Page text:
Note: (1,1) was the bounding vert but it was connected to (1,3) and (3,1). So, how do we get the resulting verts (1,2) and (2,1)? We do a line intersection test! Since we know that there is a vert contained within another vert, we MUST have intersecting lines. Although this is a math & physics forum, I'm going to leave the line intersection test mathematics out -- it's pretty simple; start with the "y = mx + b" equations and*don't forget to account for floating point precision errors!!!!!!! Set a minimum epsilon and use testing to adjust its accuracy. Test this thoroughly since you don't want floating point precision errors to randomly creep up on you. (A more scientific approach would be to know exactly how large your epsilon tolerance needs to be for different parts of the float scale)*

Anyways, once you've got this solved for integers in two dimensional space, you can add additional complexity by adding in additional verticies at arbitrary positions, the z-coordinate, and eventually rebuilding complex meshes (such as rebuilding a section of terrain to simulate a crater after an artillery shell impacted it).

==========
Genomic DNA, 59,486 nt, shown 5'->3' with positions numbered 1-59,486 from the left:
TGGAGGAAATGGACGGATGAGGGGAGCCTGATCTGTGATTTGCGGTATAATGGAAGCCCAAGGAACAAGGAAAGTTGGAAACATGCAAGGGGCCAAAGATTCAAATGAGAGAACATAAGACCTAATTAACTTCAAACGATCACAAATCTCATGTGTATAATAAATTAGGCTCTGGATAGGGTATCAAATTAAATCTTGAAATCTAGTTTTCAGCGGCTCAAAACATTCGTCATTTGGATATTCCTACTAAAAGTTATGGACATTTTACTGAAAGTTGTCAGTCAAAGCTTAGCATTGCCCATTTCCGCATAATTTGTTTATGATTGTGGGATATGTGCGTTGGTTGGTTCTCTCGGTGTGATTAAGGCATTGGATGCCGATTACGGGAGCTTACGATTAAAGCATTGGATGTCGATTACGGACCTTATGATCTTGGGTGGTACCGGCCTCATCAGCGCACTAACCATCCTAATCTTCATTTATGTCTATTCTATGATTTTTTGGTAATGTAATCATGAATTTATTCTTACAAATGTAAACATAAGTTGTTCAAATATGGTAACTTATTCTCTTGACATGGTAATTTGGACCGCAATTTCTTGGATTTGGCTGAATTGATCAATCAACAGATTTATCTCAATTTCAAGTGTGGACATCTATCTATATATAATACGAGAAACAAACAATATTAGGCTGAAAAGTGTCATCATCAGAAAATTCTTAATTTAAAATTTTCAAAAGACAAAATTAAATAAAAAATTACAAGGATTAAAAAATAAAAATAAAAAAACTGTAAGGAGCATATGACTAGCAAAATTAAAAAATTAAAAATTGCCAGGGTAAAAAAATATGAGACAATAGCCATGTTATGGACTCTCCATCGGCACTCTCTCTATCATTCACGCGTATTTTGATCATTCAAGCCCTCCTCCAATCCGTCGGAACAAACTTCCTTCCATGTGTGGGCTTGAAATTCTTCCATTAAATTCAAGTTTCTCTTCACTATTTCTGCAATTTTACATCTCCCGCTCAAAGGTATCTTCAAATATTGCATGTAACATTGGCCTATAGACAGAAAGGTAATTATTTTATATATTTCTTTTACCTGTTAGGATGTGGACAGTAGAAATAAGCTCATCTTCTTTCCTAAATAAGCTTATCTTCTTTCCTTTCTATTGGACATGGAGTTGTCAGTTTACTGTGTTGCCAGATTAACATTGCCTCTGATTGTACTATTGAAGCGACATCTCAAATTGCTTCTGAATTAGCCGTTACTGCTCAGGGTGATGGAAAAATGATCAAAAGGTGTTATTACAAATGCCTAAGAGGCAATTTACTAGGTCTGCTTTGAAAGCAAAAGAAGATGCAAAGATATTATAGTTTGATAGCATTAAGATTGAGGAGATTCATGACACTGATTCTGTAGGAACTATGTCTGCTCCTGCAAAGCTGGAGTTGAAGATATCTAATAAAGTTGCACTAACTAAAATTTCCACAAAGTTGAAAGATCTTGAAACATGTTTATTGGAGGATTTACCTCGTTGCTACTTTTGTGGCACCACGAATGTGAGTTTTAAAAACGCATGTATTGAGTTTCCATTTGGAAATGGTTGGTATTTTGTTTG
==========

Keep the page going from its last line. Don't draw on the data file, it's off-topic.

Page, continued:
If you get stuck on something, back up a step to its more simple form and make sure that its working as expected.

On a slightly more abstract/philosophical note, you may be able to avoid doing any of this all together if you can find a clever way to eliminate this requirement from your game play or simulate its effect (some games will use precalculated shattered meshes to simulate something like wood splintering). If this is vital to your game play (such as with mining out a tunnel), you may be able to get away with carving out blocks (like minecraft or terraria) instead of recreating meshes. Anyway, its something to keep in mind. If you spend an hour trying to think of a clever solution, it may be more cost effective than spending ten hours or more implementing a less clever solution.

Rule #1: Try to understand the simplest form of the solution. We can always make things more complicated later.

Abiding by this rule, let's try to subtract a volume from a 2D rectangle using another 2D rectangle. If you have a rect with the lower left oriented at 0,0 with a height & width of 2, and then subtract a 1x1 rectangle from it, can we figure out how to do it on paper? What result should we try to get? Do we want a polygon, or do we want to create a bunch of rects? What's the easiest to work with? What if we subtract the 1x1 rect from an arbitrary location somewhere on or around the 2x2 rect?